07/02/2012

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The Sunday Times

William Boyd

Hugely valuable … These letters were not written with half an eye on posterity (as, say, were Virginia Woolf’s) and therefore their great merit lies in their unadorned honesty and the candid glimpses they reveal of the man himself — difficult, importunate, apologetic, malicious, feisty, wrong-headed, desperate, funny, bleakly revealing ... Hoffman translates with all the verve and confident brio that we would expect from one of our leading poets but also with a deep familiarity with the oeuvre itself.

12/02/2012

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The Independent on Sunday

Lesley McDowell

A biography might have ironed out Roth's relentless complaints about a lack of cash, but it would rob us of his voice. This volume of letters shows the man with all of his flaws and in a quite pitiless light ... [it] shows the struggle of the writer's life as it really is, devoid of the romance of the artist-in-a-garret stereotype.

19/02/2012

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The Guardian

Lara Feigel

This is an odd collection, in that there are no letters to Roth's wife or mistresses, and very few to his family. The descriptions of his romantic affairs are less frequent than the lists of his mounting debts. But it becomes clear that his passion lay more in literature and friendship than in love and marriage. In this respect the letters do enable us to access Roth's most fervent and personal side, most of all through the correspondence with Zweig.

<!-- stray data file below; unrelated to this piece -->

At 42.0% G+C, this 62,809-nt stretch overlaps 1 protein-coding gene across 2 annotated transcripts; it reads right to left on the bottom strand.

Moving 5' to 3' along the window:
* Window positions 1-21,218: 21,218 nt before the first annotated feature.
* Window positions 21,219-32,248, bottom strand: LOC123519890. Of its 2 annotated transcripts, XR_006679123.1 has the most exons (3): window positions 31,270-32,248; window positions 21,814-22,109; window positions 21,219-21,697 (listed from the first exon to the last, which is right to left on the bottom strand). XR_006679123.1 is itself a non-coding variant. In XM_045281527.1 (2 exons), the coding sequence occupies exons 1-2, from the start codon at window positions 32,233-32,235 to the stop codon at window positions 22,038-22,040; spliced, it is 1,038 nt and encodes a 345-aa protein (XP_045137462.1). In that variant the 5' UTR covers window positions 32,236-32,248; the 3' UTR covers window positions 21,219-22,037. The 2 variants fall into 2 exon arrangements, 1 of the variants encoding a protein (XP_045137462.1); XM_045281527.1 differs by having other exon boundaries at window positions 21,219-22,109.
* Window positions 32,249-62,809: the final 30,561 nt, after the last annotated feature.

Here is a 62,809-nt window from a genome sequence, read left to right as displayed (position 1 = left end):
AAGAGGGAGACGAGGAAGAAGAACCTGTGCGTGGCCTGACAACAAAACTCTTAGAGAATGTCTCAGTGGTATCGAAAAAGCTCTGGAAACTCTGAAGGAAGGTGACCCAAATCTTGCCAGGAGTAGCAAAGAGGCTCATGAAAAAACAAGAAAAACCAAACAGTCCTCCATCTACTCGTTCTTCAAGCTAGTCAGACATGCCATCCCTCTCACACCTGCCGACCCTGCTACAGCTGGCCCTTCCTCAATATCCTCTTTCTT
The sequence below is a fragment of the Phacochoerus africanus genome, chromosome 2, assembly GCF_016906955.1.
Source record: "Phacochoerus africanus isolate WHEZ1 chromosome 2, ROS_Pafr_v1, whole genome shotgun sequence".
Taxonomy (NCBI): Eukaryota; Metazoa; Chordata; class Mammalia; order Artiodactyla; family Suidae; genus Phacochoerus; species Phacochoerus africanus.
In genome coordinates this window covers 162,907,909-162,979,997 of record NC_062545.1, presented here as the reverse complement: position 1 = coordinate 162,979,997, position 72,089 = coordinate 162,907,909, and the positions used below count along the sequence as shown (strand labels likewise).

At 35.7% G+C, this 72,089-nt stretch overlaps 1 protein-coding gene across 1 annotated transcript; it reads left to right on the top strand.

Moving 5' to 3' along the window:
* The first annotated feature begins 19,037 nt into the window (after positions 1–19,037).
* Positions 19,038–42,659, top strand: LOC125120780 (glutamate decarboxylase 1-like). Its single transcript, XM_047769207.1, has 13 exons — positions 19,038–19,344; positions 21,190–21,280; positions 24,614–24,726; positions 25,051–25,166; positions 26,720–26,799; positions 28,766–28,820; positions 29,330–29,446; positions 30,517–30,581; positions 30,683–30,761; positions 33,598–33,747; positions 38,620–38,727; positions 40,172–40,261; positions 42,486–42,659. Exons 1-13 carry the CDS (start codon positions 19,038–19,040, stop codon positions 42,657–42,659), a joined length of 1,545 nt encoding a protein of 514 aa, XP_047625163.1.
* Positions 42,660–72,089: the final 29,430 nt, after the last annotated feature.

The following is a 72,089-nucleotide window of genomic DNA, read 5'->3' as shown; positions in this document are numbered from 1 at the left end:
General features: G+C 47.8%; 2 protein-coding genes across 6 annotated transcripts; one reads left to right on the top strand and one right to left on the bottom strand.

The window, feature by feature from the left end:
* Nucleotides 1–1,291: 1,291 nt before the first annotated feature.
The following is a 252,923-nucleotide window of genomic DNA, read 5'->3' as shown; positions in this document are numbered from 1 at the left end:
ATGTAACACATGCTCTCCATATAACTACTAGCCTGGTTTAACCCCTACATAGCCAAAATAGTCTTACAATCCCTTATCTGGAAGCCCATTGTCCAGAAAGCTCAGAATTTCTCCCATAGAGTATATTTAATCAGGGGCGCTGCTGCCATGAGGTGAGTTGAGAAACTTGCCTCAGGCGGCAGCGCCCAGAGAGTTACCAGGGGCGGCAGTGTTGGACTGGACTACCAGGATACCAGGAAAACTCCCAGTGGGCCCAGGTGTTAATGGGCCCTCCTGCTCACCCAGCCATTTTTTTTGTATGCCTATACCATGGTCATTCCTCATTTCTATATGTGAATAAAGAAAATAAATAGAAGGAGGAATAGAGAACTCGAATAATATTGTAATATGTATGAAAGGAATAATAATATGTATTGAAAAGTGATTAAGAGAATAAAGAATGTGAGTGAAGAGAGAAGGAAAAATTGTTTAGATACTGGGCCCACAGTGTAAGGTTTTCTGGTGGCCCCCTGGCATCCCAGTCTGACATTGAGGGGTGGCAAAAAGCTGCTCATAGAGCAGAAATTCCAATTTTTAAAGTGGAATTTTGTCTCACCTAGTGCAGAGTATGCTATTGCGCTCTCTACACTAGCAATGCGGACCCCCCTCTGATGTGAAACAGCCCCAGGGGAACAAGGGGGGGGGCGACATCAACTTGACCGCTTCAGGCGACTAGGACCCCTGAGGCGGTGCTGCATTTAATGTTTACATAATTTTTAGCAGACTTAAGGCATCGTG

25/02/2012

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The Literary Review

Daniel Johnson

Hofmann's translations are free, on occasion too much so, but always fluent and idiomatic. His editorial work, however, is marred by identification with Roth so overwhelming that it leads him into partisanship. Hofmann is the son of a distinguished émigré writer, so it may be natural for him to feel passionately about the issues that once divided that desperate community, but it is no part of an editor's role to pursue the literary disputes of exiles beyond the grave. Hofmann makes disparaging comparisons between Roth and Stefan Zweig throughout. As these letters amply demonstrate, neither was above reproach, but Zweig does not deserve to be posthumously belittled and doing so does not elevate Roth.

01/02/2012

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The Washington Post

Michael Dirda

Although it contains brilliant passages and apercus, these can only partly compensate for too many pages of business correspondence and grim 1930s-era ideological argument. As Hofmann tells us, none of Roth’s letters to his parents, wife and lovers survive. In those to publishers and friends, he mainly complains about how short he is on cash and how hard he’s been working. Over and over, Roth’s plaintive cry is “I am miserable, industrious, poor, and abandoned.”

15/02/2012